After crossing the canal, you will see a number of smaller rock outcroppings to your left between you and Pyramid, you want to get around these on their north side. Continue north under the power lines until you see a diagonal, well worn two track leading northwest that will point basically to the base of Pyramid - take it. From here you will pass numerous intersections, but keep choosing the one that heads in the direction of Pyramids north slope and you will get there. As you approach the northeast corner, you will see a small outcropping on your left, this is where you will leave the road and begin your off trail ascent. Proceed uphill toward the rocky section visible about 3/4 of the way up, and shoot for the gully between the two largest outcrops. Honestly, if you just keep scrambling uphill, there is no wrong way. As you approach the top, it will become almost completely granite boulder hopping as you reach the north lower summit. From here you drop down and head into the big cleft boulder, a great place to hang out that is sheltered from the sun and wind. Continuing upward and to the south will take you to the actual summit, where you will find a summit register and tasty 360 degree views. Topos show a 2269' VABM, but I have dug around the entire summit area and found none, I assume it's buried more than a few inches or stolen at this point, but knock your socks off.
From here I would recommend returning along the same path - I've summited along 5 different routes, but all of them I would recommend going up first before attempting a down climb. The southeast face is absolutely vertical rotten stone I wouldn't even rappel, and the south face in general is very steep with exposure that might not be lethal, but could entirely ruin your day if not more. Both the east and west slopes have a gulley that makes for a steep, loose, but direct ascent. Like all off trail adventures, experience and good judgment, along with gloves and a basic daypack should be all you need. The steep terrain and sometimes wobbly boulders will definitely challenge your sense of balance. I prefer long pants, gaiters, and long sleeves, but the brush, particularly along this route, is not too bad and you might be comfortable with less.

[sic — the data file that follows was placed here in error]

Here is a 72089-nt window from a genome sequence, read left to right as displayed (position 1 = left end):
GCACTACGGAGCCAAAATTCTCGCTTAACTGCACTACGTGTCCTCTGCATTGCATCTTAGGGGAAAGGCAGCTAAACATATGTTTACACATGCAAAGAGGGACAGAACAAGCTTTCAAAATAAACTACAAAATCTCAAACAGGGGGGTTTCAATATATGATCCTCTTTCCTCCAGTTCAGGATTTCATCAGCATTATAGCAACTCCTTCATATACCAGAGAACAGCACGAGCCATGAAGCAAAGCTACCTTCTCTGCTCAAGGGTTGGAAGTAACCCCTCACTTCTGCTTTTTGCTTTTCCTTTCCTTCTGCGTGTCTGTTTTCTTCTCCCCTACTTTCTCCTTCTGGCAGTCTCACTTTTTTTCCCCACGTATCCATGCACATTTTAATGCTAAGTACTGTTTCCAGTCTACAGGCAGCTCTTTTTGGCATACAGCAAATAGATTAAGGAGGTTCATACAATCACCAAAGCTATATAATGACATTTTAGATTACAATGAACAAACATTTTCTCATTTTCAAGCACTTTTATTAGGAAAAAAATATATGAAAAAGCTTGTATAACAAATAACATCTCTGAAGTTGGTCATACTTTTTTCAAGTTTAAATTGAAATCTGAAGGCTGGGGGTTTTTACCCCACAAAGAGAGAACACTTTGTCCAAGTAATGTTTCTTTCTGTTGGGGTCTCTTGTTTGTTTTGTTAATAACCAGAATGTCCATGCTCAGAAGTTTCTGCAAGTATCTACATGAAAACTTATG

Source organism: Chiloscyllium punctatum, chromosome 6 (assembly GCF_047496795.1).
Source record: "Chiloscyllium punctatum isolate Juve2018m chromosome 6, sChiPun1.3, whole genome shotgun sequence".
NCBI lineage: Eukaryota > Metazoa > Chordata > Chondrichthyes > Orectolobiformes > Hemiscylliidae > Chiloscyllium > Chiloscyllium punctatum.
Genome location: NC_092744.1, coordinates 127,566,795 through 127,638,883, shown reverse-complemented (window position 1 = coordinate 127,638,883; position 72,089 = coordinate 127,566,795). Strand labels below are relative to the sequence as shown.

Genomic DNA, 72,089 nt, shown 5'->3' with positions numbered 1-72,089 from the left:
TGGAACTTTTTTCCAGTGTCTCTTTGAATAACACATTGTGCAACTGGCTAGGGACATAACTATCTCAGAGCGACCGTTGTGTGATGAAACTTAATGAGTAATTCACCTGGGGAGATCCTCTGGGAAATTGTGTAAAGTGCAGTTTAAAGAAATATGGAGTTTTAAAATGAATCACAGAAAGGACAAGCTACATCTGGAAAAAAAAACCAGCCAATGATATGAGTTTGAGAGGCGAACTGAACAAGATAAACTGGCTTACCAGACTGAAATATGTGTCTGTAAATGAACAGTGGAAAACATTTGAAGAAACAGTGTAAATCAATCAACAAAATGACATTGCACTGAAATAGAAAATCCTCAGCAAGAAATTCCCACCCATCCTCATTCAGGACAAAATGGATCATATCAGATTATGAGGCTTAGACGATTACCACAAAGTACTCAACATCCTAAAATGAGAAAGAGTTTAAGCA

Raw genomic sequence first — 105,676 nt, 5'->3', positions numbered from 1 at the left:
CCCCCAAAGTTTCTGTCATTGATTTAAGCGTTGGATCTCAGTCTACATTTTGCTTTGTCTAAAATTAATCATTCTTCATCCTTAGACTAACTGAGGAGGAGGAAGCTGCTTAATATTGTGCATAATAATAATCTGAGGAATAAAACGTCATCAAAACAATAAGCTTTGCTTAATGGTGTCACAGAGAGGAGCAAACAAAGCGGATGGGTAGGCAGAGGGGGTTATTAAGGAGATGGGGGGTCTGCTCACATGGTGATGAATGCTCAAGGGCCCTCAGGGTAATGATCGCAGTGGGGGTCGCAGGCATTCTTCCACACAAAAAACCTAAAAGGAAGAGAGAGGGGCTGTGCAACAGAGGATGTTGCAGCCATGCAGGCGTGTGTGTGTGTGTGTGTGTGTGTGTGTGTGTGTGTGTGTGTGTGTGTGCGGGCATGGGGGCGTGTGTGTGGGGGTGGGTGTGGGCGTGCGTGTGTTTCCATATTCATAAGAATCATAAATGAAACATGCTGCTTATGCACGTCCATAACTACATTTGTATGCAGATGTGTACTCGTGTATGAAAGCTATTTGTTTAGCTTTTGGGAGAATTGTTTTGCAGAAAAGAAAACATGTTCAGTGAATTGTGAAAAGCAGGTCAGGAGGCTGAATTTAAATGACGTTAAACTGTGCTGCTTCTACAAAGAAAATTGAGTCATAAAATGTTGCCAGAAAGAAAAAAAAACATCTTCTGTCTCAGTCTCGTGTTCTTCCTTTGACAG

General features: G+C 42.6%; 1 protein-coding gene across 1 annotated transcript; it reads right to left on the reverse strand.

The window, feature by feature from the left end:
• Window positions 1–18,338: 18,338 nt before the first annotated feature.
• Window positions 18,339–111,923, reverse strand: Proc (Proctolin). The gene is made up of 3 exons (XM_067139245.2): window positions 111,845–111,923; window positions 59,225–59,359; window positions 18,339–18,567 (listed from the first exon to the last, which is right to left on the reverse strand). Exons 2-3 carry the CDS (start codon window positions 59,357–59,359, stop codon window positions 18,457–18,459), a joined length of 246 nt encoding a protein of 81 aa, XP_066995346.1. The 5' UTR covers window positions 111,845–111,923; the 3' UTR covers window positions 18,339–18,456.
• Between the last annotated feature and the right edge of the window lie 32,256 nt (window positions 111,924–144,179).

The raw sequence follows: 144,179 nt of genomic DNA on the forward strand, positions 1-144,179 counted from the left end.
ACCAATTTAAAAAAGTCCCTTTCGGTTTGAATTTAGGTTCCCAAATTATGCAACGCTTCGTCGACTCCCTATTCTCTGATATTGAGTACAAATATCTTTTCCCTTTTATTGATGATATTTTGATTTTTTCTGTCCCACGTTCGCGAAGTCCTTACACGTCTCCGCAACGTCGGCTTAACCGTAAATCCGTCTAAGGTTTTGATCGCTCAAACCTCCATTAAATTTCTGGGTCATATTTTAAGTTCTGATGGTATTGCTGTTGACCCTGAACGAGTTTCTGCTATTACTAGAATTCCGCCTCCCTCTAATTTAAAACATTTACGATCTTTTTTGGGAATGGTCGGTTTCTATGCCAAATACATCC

Access to water depends on seasonal rains, which will create pools near the eastern base of Pyramid. These become quite nasty as they bloom and churn out mosquitos. CAP canal access is illegal, but in a life-or-death situation it is always on the table, though if you make it to the canal, houses are only a few hundred yards away at that point. Depending on time of day, entire ascents and descents can be done in the shade of this fairly steep landmark, along with shade found amongst the boulder outcroppings to the southeast - the rest of the approach is full sun.
So if you love beating the crowds, off trail scrambling, weathered spheroidal granite, and cool, solitary summits (but could do without Catclaw and Cholla), Pyramid might just be the peak for you.

Check out the Official Route and Triplogs.

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2014-08-31 Barrett
    WARNING! Hiking and outdoor related sports can be dangerous. Be responsible and prepare for the trip. Study the area you are entering and plan accordingly. Dress for the current and unexpected weather changes. Take plenty of water. Never go alone. Make an itinerary with your plan(s), route(s), destination(s) and expected return time. Give your itinerary to trusted family and/or friends.

    Most recent Triplog Review
    Pyramid Peak 2269
    rating optionrating optionrated 3rated 3rated 3